Fall leaves can provide ongoing benefits to lawns and gardens

Decomposing leaves give off nutrients which can be great for lawns and gardens. It’s not good when extra phosphorous ends up in waterbodies.




2 minute read

Via the Washburn County Lakes & Rivers Association:

With leaves turning to fiery reds, glowing yellows and oranges, and bold maroons, fall is a favorite time of year for many people.  It’s a time to enjoy some of nature’s finest color displays.  Before we know it, the leaves lose their luster and begin to fall off.  

We know it’s going to happen but do we know how to help leaves stay where they can replenish soil with nutrients? 

When leaves decompose, they give off large amounts of phosphorus that can be great for lawns and gardens.  Some leaves fall into waterbodies naturally, but it’s not good when large quantities of leaves end up in the water, as the phosphorus creates troublesome algae and depletes oxygen needed by fish and native plants.  

Even after the leaves have finished their colorful display, you can get more benefits from them while protecting our lakes and rivers with these actions:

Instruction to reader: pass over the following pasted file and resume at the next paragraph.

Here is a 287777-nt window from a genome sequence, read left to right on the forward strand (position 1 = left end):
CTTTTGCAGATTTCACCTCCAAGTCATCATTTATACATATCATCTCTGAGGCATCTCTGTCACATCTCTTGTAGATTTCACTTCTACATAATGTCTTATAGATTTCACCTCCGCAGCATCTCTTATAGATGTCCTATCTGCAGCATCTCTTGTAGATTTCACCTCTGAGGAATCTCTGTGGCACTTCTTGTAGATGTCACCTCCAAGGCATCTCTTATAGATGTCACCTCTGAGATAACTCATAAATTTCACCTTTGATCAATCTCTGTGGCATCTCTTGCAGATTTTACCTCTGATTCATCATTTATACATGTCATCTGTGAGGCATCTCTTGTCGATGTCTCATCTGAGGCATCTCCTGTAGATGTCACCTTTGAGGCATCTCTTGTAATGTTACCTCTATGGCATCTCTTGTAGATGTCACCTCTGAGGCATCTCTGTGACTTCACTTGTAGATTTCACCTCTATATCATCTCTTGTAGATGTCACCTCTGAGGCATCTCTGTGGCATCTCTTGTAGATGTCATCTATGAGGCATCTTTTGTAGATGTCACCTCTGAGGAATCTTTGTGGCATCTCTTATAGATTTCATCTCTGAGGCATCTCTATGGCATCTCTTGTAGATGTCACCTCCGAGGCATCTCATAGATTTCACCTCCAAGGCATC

1. Rake leaves out of the street to keep street gutters and storm drains clear and out of nearby water to protect water quality. Similarly, if you have waterfront property, rake leaves away from your shoreline buffer and water.
  2. Mulch your leaves with your mower for your lawn, or use them around shrubs, both of which provide nutrients to the soil.
  3. Consider starting a compost pile with leaves, which provides nutrient-rich material you can use to replenish garden soil. For more information, see Composting in Wisconsin Overview (DNR).

Enjoy fall and admire the rich abundant leaves, but don’t rake leaves towards the water.

Source:  CleanLakesAlliance.org